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#51 Mother Nature Cradling Its Children
Time to bring back another new story. This is the story of Rynkatbor and Kordorshisha, a Khasi couple who live in Udem, Meghalaya in India. Today, they are taking the boat out on the water to catch fish.
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#51 Mother Nature Cradling Its Children
Everything that begins ends. And everything that ends has a beginning. At the end of the day there is night, and at the end of night there is morning. That is the fingers of the morning sun reaching over the horizon, through the trees of Meghalaya, over Udem, and into the windows of the Khasi people, and Kordorshisha and her husband Rynkatbor who wake with puffy eyes and the sounds of Mother Nature clicking and whistling and whirring from the vast mountain-space that surrounds them.
Kordorshisha puts her hand on her husband’s cheek and smiles as his eyes adjust to their surroundings. Their world his been set alight not two months earlier, at the birth of their youngest daughter, Da-ailang, who they expect will be their last child, the one who will inherit everything their family has. The future.
Surprisingly, all three children are still sleeping, even the young Da-ailang. They wake the eldest, Aitilang, and tell her to watch the children this morning as they go fishing. ‘Continue your teaching with your brother and see your grandmother and get her anything she needs.’ Aitilang, the stoic, quiet child nods and the parents leave.
They head down to the river, where the sun’s fingers are glistening in the water, reflecting the greens, blues and whites of the trees and sky around them. They head out onto their modest fishing boat. Kordorshisha takes Rynkatbor between her hands and whispers in his ear, ‘Mei-ri-sawkun… mei-ri-sawkun…’ and kisses his forehead, before they slip out on the water, faint ripples the only sound as the rest of the mountain sleeps.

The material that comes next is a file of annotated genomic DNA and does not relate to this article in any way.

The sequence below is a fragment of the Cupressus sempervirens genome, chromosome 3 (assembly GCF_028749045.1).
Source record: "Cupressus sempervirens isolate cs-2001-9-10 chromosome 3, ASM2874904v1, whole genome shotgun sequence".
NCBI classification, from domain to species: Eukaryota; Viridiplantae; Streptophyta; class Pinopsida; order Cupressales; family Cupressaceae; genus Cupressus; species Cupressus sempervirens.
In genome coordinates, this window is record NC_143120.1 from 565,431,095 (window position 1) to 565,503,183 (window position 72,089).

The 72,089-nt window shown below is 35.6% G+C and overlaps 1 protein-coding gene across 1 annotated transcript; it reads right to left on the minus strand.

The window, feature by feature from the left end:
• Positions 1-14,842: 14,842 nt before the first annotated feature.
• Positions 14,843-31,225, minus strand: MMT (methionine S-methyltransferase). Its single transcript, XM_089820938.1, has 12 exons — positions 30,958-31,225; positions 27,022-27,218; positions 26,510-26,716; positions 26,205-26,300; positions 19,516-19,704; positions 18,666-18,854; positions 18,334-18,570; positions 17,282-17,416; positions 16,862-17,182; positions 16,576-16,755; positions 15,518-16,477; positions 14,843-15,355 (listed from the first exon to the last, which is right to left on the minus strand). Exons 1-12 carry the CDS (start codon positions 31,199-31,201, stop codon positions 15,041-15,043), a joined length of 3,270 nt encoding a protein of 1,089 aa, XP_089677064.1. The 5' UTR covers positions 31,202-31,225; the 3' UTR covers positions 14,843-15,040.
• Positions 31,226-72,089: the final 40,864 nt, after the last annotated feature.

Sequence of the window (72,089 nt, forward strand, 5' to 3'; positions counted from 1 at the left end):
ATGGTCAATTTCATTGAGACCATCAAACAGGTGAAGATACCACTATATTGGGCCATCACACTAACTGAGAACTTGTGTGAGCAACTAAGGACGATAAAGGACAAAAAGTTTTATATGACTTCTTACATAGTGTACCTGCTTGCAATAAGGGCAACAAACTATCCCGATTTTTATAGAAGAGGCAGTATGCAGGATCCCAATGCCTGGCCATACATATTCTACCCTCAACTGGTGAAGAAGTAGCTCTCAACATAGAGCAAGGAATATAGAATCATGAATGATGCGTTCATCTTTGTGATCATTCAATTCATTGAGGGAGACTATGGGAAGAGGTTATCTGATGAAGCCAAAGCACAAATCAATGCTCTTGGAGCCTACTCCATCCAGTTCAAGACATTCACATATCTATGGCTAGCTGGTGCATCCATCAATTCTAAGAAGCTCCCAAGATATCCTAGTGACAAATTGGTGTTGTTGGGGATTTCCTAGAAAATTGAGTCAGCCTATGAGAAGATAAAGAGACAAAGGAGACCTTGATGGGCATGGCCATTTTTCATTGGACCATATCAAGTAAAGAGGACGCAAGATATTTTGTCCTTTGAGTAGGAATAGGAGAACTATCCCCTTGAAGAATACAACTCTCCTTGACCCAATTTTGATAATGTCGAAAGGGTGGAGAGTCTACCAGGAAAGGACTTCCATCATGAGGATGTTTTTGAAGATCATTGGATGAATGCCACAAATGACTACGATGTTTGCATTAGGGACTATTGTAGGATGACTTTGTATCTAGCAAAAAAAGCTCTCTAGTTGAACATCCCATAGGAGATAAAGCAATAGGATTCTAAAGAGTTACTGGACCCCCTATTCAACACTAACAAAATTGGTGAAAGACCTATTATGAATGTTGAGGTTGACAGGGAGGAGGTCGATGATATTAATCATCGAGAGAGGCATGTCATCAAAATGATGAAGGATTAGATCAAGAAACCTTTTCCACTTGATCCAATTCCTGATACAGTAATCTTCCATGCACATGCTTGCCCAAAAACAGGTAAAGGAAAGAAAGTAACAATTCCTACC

They row out into the centre of the river, cast their lines and wait patiently. Kordorshisha drifts her fingers in the water of the river and touches it to her forehead, before pulling out two small fish in quick succession. She giggles like a child at her success, and Rynkatbor marvels at her. After two hours, Kordorshisha has caught five fish to Rynkatbor’s none, and they laugh and joke that she is better than him at everything. Rynkatbor asks if they can swap sides and he stands to shimmy past her towards the back of their little skiff. As he does, however, he loses his footing, the boat rocks from side to side and, all of a sudden, the peace of Mother Nature’s morning is broken by the almighty splash of Rynkatbor’s body thundering into the water!
For a moment he’s fully submerged, but when he resurfaces he sees the stretching hand of Kordorshisha reaching down to him. He grabs her hand and she grabs his, and he pulls the side of the boat and she leans back, tugging him back aboard. It takes two or three goes before he gets the momentum to fully bring himself up onto the little boat. When he does, he’s covered in water and algae across his face and chest. He’s heaving and she is too, sweat tickling her cheeks and temples.
He’s chattering between breaths, ‘This is no good, this is no good,’ and she pushes his hair back from across his face and tells him, ‘It’s okay. It’s okay. I am here.
For Rynkatbor, it’s a great relief that she is here. With the sun’s fingers reaching down over her shoulder, he sees Kordorshisha and the sun as one and the same. She is his sun, the great Kordorshisha, the morning to his night. Rynkatbor starts to cry, a joyful cry, at his great reward in life, to be with Kordorshisha. She still has her hand on his forehead as she smiles down on him, and whispers, ‘Mei-ri-sawkun…’
Mother Nature that cradles its children and all else that exists around them.
Soon, the fingers of the sun will recede again behind the horizon, and Meghalaya, and Udem, will return to the night. The end of the day. And soon, the sun will return and bring with it another morning.